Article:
Thursday, January 1, 2009

Breast Cancer Part I: Breast Cancer Prevention

I have spent a lot of time thinking about breast cancer lately. This is partly because cancer has affected many people I know, and partly because the news is always a flurry with breast cancer stories.

In an amazing recent article in the New York Times, Gina Kolata reports on a 6-year study conducted in Norway that suggests that some breast cancers may go away on their own. This article also taught readers that most breast cancers begin in milk ducts and can either stay in the milk duct or break through to the rest of the breast.

If breast cancer often originates in milk ducts, we should not be surprised that breastfeeding has been proven to prevent breast cancer. In a well respected review, the Agency for Healthcare Research and Quality (AHRQ) found that a history of breastfeeding was associated with a reduced risk of breast cancer. One of the research studies included in their review was a well-conducted meta-analysis consisting of 47 studies in 30 countries. The meta-analysis found that the relative risk of breast cancer decreased by 4.3% for every 12 months of breastfeeding- regardless of age, family history, and menopausal status. These 12 months of breastfeeding can be for one child or they can be a cumulative total of 12 months for 2 or more children (i.e breastfeeding 3 children for 4 months each). They also found that breast cancer decreased by 7% for each pregnancy. That means that if you follow the AAP guidelines, which recommends breastfeeding each child for at least one year, you will have a total breast cancer risk reduction of 11.3% with EACH child to whom you give birth and breastfeed. Pretty cool.

Although breast cancer is largely determined by genetics,
there are some other lifestyle factors that may help prevent breast cancer:
  • Postmenopausal women should exercise for 30-60 minutes each day
  • Maintain a healthy weight throughout adulthood to prevent excess estrogen in the body
  • Avoid excess alcohol
  • Eat a diet full of fruits, vegetables, whole grains (barley, oatmeal, brown rice, whole wheat bread), beans/legumes, olive and canola oils, nuts, and safe fatty fish. Also include some soy products in your diet (e.g. tofu, soynuts, tempeh, edamame).
Look out for my upcoming post Breast Cancer Part II, in which I will discuss breastfeeding after breast cancer.

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  1. Nice article Debra, I think a diet rich in vitamin E and omega 3 also is linked to a reduced incidence of breast cancer as evidenced by Asian women who have a low incidence of breast cancer until they emigrate west and adopt a western diet.


  2. Hi mom! Yes, you are absolutely correct- Vitamin E has been shown to prevent oxidative damage to DNA, which can be caused by too many omega-6 fats (e.g. corn oil) and not enough omega-3 fats (e.g. nuts, fish, flax, eggs). Also, fiber might help bind estrogen and therefore reduce circulating estrogen in the blood. So, I still think the general food recommendations I listed above remains true- many fruits, vegetables, fish, nuts, and olive/canola oils have vitamin E, omega-3 fats, and fiber.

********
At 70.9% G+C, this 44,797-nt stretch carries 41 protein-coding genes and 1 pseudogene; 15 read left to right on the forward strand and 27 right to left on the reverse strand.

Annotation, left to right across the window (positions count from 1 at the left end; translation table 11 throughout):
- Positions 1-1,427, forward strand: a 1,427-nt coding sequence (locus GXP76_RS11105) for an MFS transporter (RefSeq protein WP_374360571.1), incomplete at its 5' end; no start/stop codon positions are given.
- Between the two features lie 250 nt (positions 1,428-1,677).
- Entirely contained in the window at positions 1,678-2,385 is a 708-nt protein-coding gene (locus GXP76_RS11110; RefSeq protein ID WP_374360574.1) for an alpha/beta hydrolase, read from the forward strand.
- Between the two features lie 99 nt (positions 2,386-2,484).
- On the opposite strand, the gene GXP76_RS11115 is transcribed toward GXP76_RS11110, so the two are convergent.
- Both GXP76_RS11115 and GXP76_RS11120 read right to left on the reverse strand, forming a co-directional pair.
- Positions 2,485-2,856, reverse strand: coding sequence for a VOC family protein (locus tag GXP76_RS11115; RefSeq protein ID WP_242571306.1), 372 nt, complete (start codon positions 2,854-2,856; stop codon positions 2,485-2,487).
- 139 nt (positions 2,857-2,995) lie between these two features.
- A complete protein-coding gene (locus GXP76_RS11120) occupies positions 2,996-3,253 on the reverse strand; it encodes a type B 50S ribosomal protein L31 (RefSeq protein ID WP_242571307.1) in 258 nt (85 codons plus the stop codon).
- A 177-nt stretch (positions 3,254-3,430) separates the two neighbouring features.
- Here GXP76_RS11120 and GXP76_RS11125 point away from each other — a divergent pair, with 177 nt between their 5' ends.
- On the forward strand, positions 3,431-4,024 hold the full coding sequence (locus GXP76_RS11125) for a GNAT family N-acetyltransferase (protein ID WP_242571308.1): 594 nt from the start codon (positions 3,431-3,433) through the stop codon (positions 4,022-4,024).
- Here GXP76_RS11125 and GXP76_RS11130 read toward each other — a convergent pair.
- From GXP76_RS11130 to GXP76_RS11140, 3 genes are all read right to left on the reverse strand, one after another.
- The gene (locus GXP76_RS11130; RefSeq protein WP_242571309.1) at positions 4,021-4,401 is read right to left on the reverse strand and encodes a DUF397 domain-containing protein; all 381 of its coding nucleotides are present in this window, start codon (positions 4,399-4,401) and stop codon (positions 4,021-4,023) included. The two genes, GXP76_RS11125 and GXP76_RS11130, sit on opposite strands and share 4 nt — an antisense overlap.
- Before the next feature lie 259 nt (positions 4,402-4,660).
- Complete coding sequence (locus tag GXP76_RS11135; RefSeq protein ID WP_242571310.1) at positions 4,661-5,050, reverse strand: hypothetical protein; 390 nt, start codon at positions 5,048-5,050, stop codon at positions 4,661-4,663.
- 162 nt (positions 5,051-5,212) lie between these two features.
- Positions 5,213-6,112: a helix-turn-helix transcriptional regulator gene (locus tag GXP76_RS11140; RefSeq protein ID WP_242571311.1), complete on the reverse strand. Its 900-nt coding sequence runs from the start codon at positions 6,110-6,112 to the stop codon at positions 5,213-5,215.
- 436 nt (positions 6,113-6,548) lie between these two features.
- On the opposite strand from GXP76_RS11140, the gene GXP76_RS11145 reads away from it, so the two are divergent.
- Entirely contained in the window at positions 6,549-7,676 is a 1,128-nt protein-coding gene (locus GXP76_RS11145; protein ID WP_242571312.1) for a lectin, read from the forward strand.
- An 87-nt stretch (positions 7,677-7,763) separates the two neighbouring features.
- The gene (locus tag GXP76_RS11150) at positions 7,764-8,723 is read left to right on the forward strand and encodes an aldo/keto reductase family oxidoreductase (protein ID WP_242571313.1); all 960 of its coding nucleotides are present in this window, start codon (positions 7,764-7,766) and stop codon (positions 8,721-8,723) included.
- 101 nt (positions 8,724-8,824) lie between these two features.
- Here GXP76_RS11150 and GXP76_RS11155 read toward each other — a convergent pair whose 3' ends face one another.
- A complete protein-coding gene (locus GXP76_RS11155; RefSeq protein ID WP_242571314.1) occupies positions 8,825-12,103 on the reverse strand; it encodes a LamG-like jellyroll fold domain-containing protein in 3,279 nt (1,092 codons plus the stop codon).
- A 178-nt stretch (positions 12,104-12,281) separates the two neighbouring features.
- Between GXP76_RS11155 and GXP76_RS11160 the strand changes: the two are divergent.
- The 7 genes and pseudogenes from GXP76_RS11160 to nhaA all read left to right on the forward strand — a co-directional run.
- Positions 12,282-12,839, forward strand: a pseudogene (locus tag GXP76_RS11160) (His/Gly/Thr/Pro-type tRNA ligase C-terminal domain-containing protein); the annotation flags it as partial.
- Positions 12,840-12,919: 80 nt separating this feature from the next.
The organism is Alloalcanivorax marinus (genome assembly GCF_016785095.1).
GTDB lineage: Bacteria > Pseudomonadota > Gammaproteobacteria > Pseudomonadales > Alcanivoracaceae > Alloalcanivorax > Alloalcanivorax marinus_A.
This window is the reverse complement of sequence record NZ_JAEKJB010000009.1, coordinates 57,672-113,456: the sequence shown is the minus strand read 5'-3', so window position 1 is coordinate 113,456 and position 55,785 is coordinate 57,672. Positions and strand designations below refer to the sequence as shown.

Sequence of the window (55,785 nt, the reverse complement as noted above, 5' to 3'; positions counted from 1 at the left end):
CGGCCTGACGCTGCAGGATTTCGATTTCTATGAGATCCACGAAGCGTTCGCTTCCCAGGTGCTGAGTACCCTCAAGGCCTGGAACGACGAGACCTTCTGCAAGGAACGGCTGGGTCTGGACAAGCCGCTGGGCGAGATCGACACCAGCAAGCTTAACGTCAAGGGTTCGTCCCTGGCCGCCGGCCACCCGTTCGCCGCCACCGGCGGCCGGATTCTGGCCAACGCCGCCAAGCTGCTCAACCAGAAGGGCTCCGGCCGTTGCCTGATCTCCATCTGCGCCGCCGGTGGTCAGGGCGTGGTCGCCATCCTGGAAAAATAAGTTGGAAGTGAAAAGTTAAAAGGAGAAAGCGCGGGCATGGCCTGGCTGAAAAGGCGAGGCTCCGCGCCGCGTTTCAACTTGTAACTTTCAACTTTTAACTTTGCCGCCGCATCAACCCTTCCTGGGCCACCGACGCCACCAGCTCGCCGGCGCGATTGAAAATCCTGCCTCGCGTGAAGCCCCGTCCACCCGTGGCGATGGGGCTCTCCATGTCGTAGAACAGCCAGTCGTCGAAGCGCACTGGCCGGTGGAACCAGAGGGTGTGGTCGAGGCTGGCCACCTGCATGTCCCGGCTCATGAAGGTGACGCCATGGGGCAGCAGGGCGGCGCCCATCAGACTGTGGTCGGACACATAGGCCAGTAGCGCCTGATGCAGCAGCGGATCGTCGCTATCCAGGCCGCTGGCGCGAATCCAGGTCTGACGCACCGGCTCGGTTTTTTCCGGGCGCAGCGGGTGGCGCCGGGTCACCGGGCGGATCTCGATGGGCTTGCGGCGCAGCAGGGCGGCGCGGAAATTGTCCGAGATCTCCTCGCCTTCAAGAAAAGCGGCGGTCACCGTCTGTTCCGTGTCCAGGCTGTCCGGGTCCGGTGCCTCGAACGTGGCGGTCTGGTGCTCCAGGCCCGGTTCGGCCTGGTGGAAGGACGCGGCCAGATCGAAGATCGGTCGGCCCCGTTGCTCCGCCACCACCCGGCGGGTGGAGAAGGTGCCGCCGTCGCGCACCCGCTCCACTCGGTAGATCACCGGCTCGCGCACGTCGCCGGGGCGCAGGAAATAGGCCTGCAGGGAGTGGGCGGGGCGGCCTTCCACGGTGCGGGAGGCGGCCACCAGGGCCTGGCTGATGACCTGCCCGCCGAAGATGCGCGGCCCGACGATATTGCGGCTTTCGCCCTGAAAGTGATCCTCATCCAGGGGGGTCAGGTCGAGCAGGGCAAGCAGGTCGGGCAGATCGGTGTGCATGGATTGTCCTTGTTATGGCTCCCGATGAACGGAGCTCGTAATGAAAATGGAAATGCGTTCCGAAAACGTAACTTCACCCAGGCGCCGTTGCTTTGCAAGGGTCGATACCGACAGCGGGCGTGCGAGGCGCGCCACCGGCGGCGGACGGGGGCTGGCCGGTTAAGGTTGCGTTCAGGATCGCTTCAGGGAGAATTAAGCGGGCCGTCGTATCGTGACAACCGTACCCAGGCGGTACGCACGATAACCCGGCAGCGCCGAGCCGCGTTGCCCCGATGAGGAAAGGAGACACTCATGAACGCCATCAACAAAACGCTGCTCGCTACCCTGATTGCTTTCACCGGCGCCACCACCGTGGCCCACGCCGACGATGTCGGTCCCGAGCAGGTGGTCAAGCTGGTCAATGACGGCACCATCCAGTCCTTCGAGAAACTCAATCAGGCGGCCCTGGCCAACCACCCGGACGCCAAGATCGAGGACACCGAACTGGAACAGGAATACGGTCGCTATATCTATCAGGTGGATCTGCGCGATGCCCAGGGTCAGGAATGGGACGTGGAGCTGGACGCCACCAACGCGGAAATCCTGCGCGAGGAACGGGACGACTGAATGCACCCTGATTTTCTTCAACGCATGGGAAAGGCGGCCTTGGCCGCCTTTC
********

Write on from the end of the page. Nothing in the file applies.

Specifically, fruits and vegetables that are high in vitamin E are: tomatoes, spinach, greens and collards, pumpkin, potatoes/sweet potatoes, pepper, papaya, raspberry, peaches, apricots, and carrots.

    Other foods high in vitamin E are sunflower seeds, white and pinto beans, olive and canola oils, herring, and sardines.

    Luckily, lots of foods have vitamin E, omega 3, and fiber...but if you do not eat any of these foods, I am not against taking a multi-vitamin plus omega-3. Its just that I like going "beyond" the vitamins to include healthy food.

    Thanks mom for allowing me to expound on an important topic and bringing up the Vitamin E issue.

    Certainly no one should adopt our SAD diet when they move here:)

    SAD= Sad American Diet

  3. You ROCK Debra. I love learning from your posts.

  4. New research has shown that malnutrition in the womb changes the structure and function of the body for life, and later makes people vulnerable to heart disease, diabetes and stroke in later life. To learn more buy the book Nutrition in the Womb at

    Check out some more research on breast cancer at


  6. Thank you Justin for that interesting article about hip size, estrogen, and breast cancer. I am aware of the barker hypothesis and the risks of over/under nutrition during pregnancy. I actually wrote about it in one of my first posts. It is one of the reasons why I am passionate about this topic. I refer to it as the fetal origins hypothesis. In a footnote I mention that it is also known as the Barker hypothesis. See that post here:

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